I knew Andrew from the age of eight or so because we played on the same soccer team; his father was also a member of the faculty with my father at nearby North Adams State College; I was unaware of the abuse until 5 years ago. However, the details of this case suggest that this horrible crime against him could easily have been prevented.

I am clearly not in a position to judge the Catholic Church and its issues; let’s leave that to God. But it is clear that what happened to my friend resulted from a disastrous failure of leadership.  Rather than do the right thing in 1976, when charges against Father Graves were first raised, the bishops covered up the problem and moved him to a different parish, as was done with Catholic priests in Pittsburgh and all over the world when such charges came up.

The diocesan elders were not at Horeb; they were at Sinai.  They responded to the problem not by defrocking Father Graves (as eventually happened, but not soon enough), but rather by seeking a quick fix.  This is not leadership. We can only hope that after all of the similar cases that have come to light in recent years, that they have in fact made the move to Horeb, have learned to make the responsible choice, and have atoned for their past failures.

I was shocked when I first heard this news a few years ago. But this was not a faceless victim; this was somebody I knew personally. And I remembered Andrew again this week. And I remember that although I never went to St. Patrick’s Church in Williamstown, Massachusetts, on some level, that could have been me.

This tale serves as a reminder that no matter where we are, we are never exempt from the responsibilities of doing the right thing.  We can never be at Sinai; we must always be at Horeb. We must always step back from the situation, from the anxiety and the emotion and sometimes even the inclination to forgive those whom we know personally for their wrongs.  Moshe will not be there to accompany us into the Promised Land; that we must do ourselves. Let us hope that the Catholic Church has taken that step, so that not only will my friend Andrew find some peace, but that there will be no more like him.

The grand jury report demonstrates that the shofetim veshoterim / judges and law enforcement officers are the right people to handle cases of abuse at the hands of clergy. As for the task of restoring faith in religion, well, I leave that up to all of us to continue to teach the values of the Torah, among them the values of leadership, of responsibility, of making the right choices in our interactions with everybody.

 

~

Rabbi Seth Adelson

(Originally delivered at Congregation Beth Shalom, Shabbat morning, 8/18/2018.)

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The World is Burning – Re’eh 5778

I mentioned last week that I was out west two weeks ago. My son and I, along with my brother and my nephew, took an epic road trip that began in Phoenix. We spent Shabbat in Grand Canyon National Park, then moved on to Arches NP, Dinosaur NP (which has a Pittsburgh connection, by the way: it was initially excavated by Earl Douglass of the Carnegie Museum beginning in 1909; several of the dinosaur skeletons unearthed there are located in PGH at the museum); Devil’s Tower NP; and ending at Mt. Rushmore, with a few other destinations along the way. It was a long drive and a lot of fabulous locations to squeeze into a week, but it was my first trip out west (excluding California), and the scenery was almost overwhelmingly beautiful. The mountains, the rivers, the cliffs, the arches, the prairies, the unusual rock formations, the spacious skies, the amber waves of grain, etc.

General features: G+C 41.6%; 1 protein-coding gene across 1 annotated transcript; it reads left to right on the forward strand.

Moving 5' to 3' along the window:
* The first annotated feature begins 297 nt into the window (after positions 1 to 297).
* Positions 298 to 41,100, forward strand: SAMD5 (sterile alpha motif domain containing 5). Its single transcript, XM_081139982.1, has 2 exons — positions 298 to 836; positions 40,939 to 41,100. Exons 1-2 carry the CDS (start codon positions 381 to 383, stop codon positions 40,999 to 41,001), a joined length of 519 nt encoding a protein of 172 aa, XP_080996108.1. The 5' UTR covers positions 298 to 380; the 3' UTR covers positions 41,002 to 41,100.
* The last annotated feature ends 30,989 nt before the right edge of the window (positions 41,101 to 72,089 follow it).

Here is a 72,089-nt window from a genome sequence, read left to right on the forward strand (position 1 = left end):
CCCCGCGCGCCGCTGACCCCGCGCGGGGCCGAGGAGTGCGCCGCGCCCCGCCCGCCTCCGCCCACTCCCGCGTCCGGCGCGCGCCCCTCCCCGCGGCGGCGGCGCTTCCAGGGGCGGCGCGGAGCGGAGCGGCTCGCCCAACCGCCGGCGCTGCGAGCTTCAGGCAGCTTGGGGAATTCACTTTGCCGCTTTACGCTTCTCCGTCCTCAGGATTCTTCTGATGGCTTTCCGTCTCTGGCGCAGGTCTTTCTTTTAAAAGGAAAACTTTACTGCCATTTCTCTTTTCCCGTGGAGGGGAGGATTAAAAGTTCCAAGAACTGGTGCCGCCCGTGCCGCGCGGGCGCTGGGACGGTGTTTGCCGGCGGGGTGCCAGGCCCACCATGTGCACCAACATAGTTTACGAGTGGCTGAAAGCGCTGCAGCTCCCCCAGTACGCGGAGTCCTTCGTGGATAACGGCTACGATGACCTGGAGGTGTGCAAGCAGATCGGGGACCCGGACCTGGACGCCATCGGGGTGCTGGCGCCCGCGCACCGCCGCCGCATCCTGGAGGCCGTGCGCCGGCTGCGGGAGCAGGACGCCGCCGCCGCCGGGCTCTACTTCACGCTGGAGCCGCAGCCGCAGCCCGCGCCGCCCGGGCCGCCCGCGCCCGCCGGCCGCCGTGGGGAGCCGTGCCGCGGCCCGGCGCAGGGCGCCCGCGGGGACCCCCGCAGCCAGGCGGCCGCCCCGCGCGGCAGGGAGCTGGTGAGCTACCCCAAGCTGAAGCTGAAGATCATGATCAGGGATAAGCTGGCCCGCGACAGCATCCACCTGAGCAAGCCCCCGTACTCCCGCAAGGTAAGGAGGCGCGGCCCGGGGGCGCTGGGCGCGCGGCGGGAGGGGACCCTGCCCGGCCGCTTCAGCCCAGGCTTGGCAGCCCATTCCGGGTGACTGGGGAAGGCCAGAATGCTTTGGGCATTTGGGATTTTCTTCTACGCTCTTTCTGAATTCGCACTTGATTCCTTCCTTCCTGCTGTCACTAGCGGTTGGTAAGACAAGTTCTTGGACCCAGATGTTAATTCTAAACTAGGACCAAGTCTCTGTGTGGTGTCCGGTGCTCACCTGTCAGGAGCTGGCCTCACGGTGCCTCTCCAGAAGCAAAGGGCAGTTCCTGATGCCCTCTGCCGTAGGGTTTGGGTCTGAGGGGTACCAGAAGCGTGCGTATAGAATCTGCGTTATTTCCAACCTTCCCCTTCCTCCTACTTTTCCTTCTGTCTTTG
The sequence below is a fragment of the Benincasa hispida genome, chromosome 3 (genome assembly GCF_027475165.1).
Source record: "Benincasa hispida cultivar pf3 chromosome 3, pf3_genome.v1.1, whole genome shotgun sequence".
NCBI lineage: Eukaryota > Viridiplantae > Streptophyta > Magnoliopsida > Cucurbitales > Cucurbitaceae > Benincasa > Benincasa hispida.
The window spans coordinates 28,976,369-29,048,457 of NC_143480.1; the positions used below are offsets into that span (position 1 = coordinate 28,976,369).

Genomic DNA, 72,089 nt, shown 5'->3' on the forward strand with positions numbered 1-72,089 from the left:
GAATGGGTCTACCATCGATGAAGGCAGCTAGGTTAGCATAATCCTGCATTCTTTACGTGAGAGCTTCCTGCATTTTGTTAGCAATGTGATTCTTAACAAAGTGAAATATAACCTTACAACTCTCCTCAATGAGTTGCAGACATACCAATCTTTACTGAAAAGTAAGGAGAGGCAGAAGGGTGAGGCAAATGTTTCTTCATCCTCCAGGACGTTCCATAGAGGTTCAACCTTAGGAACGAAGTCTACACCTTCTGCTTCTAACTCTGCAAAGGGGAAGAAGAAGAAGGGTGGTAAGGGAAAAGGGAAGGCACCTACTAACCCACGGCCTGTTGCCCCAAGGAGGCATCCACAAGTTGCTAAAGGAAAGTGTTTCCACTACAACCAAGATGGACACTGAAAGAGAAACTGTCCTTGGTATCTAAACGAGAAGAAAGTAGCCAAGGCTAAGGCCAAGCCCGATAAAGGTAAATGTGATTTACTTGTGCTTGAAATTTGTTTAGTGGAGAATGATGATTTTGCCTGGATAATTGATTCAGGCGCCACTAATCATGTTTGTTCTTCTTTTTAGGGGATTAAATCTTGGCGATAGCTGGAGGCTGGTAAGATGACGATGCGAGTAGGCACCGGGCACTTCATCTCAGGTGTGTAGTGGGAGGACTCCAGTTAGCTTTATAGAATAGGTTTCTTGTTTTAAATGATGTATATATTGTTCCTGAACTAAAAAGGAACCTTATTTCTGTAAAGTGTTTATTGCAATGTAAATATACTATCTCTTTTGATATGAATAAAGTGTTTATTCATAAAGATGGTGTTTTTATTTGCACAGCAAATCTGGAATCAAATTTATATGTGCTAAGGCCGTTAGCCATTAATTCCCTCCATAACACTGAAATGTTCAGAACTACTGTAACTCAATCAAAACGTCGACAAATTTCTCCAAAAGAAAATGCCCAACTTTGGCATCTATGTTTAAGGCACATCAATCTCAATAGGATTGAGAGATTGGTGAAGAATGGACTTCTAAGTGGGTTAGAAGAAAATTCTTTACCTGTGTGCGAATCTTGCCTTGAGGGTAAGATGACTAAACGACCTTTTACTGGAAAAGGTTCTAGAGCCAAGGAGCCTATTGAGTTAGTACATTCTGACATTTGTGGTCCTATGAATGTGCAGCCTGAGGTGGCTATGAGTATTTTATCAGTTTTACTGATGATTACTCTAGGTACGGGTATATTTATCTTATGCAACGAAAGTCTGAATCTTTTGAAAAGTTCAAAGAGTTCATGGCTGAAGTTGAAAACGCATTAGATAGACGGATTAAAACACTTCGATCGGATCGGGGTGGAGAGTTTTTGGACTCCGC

Devil's Tower

It’s almost impossible to believe or understand how you can drive 90 miles between two intersections and not see a single home or store or even gas station, and barely any other cars on the road. There is a lot of space out there. And, given that we spent most of the time without wifi or mobile phone service, it was easy to forget about the world, to not be reminded of the Russia investigation, or the burning kites released into Israel from Gaza, or the anniversary of Charlottesville.

Except that there was one thing that we could not get away from, something lurking in the background pretty much wherever we went. Lurking in the background is this:

The world is on fire.

On the South Rim of the Grand Canyon, you can clearly see on the North Rim three wildfires. (Smoke by day, actual fire by night.) At several points along the trip, in Arizona, in Utah, and in Colorado, we saw signs and smelled the smoke of wildfires.

Smoke in Grand Canyon

The Adelson boys in the Grand Canyon. Smoke from wildfires can be seen over my left shoulder.

You may be aware that the currently-burning Mendocino Complex Fire is the largest ever recorded in California, having destroyed over 300,000 acres; another current fire, the Carr Fire, has killed 8 people and destroyed over 1,000 homes.

And it’s not just the American West. There are currently 1200 firefighters and 19 aircraft battling wildfires in southern Portugal. Wildfires in Sweden (!) destroyed 61,000 acres of forests in July. A wildfire in Greece killed 90 people in the last couple of weeks. There is an epic heat wave in Europe, such that the cattle who graze in the Swiss Alps are parched – helicopters are airlifting water to them. Sweden’s highest peak, the Kebnekaise glacier, actually dropped into second place because the heat melted the glacier, and it is now 13 feet shorter. There is a severe drought in Australia as well.